Jónína Geirlaug Ólafsdóttir, who was born at Álftarhóll in Austur-Landeyjar, Rangárvallasýsla county, South Iceland, on February 13, 1913, remembers the effects of the last volcanic eruption in Katla in 1918 vividly.
The 1918 Katla eruption.
“We didn’t have much at that time but everyone was helpful. Those who had something shared it with others,” Jónína told Morgunblaðið.
The same year was the ‘Great Winter of Frost’ and Jónína, who lived in an unheated turf house, clearly remembers the cold.
“My father had to go out every morning to break the ice on the well and wipe snow and ice off the animals. We only left the house to care for the animals,” she recounted.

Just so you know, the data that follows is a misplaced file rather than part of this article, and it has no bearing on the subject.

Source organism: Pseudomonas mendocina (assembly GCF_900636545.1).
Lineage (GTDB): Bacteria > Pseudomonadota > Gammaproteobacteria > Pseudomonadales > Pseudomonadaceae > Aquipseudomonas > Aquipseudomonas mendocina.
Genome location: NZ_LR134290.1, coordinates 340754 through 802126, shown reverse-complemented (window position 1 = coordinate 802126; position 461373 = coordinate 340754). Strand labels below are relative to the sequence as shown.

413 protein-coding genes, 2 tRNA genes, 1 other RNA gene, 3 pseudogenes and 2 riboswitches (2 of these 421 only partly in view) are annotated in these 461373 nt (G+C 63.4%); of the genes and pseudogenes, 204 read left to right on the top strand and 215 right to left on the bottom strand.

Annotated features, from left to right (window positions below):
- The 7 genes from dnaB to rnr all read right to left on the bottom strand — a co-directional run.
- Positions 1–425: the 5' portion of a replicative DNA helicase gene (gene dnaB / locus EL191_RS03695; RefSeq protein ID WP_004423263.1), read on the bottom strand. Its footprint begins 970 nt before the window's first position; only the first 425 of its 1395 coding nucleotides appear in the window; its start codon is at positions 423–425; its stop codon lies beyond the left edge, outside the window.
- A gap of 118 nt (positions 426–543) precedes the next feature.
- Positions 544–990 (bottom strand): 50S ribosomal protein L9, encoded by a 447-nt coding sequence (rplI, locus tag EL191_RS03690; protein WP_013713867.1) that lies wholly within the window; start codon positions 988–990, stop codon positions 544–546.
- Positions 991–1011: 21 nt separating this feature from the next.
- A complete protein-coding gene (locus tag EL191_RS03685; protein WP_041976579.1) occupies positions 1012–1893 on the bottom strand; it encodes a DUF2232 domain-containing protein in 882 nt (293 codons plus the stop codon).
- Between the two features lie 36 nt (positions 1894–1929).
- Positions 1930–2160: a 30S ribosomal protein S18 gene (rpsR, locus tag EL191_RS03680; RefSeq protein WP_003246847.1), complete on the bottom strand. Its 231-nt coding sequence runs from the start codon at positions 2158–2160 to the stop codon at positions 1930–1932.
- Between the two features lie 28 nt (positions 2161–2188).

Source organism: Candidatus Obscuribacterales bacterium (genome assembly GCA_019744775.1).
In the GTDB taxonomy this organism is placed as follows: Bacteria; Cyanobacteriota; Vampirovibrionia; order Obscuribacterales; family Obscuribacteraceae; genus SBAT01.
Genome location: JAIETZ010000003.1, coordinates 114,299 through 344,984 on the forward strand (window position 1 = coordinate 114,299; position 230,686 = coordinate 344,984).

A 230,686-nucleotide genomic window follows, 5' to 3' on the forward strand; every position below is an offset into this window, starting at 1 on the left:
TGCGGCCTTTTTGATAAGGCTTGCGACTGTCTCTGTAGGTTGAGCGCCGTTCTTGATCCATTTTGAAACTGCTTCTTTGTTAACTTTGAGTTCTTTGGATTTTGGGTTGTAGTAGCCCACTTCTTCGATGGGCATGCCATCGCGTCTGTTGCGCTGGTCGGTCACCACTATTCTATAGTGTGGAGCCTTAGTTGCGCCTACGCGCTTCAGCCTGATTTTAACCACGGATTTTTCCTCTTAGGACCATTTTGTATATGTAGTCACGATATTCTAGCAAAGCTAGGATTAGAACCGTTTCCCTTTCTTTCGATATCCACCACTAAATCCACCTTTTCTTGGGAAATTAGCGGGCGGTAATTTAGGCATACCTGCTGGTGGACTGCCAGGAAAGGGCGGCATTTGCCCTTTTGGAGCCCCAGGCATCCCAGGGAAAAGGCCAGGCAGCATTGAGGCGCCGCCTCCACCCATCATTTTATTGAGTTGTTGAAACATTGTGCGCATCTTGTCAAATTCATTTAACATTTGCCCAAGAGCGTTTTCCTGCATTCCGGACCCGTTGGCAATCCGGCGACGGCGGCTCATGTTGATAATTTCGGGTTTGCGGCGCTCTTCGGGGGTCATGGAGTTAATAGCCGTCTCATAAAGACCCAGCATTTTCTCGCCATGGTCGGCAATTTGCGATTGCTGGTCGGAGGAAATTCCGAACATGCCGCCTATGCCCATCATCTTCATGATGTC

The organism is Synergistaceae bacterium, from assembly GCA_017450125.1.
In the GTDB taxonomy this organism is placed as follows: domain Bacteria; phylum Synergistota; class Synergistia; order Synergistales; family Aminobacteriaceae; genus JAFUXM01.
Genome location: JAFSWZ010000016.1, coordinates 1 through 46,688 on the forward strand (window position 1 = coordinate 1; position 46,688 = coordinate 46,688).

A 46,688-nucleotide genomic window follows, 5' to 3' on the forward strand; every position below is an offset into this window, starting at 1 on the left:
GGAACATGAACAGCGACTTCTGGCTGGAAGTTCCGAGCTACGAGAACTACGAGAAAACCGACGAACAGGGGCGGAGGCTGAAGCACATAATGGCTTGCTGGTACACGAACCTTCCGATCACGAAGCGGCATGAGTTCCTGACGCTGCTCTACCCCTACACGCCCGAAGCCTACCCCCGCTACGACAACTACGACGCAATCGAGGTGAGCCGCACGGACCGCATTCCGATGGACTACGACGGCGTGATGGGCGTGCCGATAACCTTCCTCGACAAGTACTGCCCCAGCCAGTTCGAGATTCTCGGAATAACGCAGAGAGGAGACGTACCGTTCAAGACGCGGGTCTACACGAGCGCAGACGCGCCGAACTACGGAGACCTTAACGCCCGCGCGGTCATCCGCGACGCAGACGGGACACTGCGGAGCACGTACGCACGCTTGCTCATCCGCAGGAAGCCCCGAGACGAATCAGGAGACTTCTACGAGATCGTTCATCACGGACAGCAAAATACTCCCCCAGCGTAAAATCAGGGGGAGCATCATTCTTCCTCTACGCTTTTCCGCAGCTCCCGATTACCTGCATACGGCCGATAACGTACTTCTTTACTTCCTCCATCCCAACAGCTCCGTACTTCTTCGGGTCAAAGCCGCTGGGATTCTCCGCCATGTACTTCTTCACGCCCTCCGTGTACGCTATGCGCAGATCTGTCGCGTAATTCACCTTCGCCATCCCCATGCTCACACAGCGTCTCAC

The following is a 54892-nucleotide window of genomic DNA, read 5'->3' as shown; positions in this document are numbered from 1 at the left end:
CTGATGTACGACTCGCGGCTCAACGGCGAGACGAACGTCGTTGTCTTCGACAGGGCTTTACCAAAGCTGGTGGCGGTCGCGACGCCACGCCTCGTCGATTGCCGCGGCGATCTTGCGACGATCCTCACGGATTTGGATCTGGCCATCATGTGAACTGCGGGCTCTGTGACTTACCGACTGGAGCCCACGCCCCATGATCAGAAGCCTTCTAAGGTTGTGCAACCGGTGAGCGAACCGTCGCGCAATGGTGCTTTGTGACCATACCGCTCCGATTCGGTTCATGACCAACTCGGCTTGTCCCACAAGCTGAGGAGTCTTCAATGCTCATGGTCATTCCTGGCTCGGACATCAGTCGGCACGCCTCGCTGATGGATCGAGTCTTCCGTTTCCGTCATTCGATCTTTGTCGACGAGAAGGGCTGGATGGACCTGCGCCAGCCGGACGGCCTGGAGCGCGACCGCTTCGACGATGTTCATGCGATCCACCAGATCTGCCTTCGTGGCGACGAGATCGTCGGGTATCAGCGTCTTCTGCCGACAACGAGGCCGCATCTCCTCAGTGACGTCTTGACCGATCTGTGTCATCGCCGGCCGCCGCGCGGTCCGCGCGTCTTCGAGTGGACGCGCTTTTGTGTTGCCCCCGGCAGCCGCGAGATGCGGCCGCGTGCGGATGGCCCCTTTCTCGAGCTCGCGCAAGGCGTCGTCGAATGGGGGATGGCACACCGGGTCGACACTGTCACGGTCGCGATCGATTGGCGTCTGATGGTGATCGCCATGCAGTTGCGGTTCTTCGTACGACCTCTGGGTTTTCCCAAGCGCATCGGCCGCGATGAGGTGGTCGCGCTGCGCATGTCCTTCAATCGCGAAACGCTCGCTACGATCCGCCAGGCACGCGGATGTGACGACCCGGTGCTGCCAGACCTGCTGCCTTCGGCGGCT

Jónína is fit for her age and still lives by herself in an apartment in Breiðholt, a district of Reykjavík. “My health is fortunately good and I stumble around here with my cane. I have nothing to do at a nursing home and I’d rather not move to such an institution.”
She moved from the countryside to the capital during World War II and has lived there since, working as a cleaner for the airline Flugleiðir, now Icelandair.
Jónína, whose centennial birthday was on Wednesday, will celebrate with her family next weekend; the party will be at her son’s house in Garðabær. He is in his seventies.
There have been speculations that the volcano Katla may about to get ready for another eruption but there have been no news of seismic activity around the crater lately.
Click here to read more about Katla.